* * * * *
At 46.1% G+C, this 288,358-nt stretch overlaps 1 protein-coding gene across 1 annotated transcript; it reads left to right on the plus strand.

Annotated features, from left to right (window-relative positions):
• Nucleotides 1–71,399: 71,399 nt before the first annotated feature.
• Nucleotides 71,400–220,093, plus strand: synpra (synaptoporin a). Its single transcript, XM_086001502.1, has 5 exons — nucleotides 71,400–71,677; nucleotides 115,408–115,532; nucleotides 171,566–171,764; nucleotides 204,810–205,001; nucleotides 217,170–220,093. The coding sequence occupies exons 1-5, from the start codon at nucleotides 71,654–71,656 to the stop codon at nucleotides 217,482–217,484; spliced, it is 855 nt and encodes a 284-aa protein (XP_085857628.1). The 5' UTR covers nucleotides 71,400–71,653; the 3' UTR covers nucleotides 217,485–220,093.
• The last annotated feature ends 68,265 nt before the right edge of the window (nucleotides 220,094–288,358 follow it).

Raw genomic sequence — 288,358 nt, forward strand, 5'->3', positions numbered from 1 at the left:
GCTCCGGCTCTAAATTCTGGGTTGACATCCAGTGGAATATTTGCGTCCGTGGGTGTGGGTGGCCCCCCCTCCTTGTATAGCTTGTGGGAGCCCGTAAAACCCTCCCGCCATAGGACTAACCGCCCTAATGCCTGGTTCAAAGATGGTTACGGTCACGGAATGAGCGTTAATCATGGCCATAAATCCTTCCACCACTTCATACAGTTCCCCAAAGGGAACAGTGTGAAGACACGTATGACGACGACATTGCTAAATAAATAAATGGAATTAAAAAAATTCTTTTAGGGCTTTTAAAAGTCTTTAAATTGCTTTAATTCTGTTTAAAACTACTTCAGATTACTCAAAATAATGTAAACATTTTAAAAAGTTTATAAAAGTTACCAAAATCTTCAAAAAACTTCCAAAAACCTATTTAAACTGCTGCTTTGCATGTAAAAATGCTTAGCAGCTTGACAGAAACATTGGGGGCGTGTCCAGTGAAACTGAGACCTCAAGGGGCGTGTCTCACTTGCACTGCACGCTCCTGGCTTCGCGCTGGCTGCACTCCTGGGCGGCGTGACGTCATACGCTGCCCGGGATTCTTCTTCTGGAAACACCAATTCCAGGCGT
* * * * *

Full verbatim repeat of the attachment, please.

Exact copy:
At 46.1% G+C, this 288,358-nt stretch overlaps 1 protein-coding gene across 1 annotated transcript; it reads left to right on the plus strand.

Annotated features, from left to right (window-relative positions):
• Nucleotides 1–71,399: 71,399 nt before the first annotated feature.
• Nucleotides 71,400–220,093, plus strand: synpra (synaptoporin a). Its single transcript, XM_086001502.1, has 5 exons — nucleotides 71,400–71,677; nucleotides 115,408–115,532; nucleotides 171,566–171,764; nucleotides 204,810–205,001; nucleotides 217,170–220,093. The coding sequence occupies exons 1-5, from the start codon at nucleotides 71,654–71,656 to the stop codon at nucleotides 217,482–217,484; spliced, it is 855 nt and encodes a 284-aa protein (XP_085857628.1). The 5' UTR covers nucleotides 71,400–71,653; the 3' UTR covers nucleotides 217,485–220,093.
• The last annotated feature ends 68,265 nt before the right edge of the window (nucleotides 220,094–288,358 follow it).

Raw genomic sequence — 288,358 nt, forward strand, 5'->3', positions numbered from 1 at the left:
GCTCCGGCTCTAAATTCTGGGTTGACATCCAGTGGAATATTTGCGTCCGTGGGTGTGGGTGGCCCCCCCTCCTTGTATAGCTTGTGGGAGCCCGTAAAACCCTCCCGCCATAGGACTAACCGCCCTAATGCCTGGTTCAAAGATGGTTACGGTCACGGAATGAGCGTTAATCATGGCCATAAATCCTTCCACCACTTCATACAGTTCCCCAAAGGGAACAGTGTGAAGACACGTATGACGACGACATTGCTAAATAAATAAATGGAATTAAAAAAATTCTTTTAGGGCTTTTAAAAGTCTTTAAATTGCTTTAATTCTGTTTAAAACTACTTCAGATTACTCAAAATAATGTAAACATTTTAAAAAGTTTATAAAAGTTACCAAAATCTTCAAAAAACTTCCAAAAACCTATTTAAACTGCTGCTTTGCATGTAAAAATGCTTAGCAGCTTGACAGAAACATTGGGGGCGTGTCCAGTGAAACTGAGACCTCAAGGGGCGTGTCTCACTTGCACTGCACGCTCCTGGCTTCGCGCTGGCTGCACTCCTGGGCGGCGTGACGTCATACGCTGCCCGGGATTCTTCTTCTGGAAACACCAATTCCAGGCGT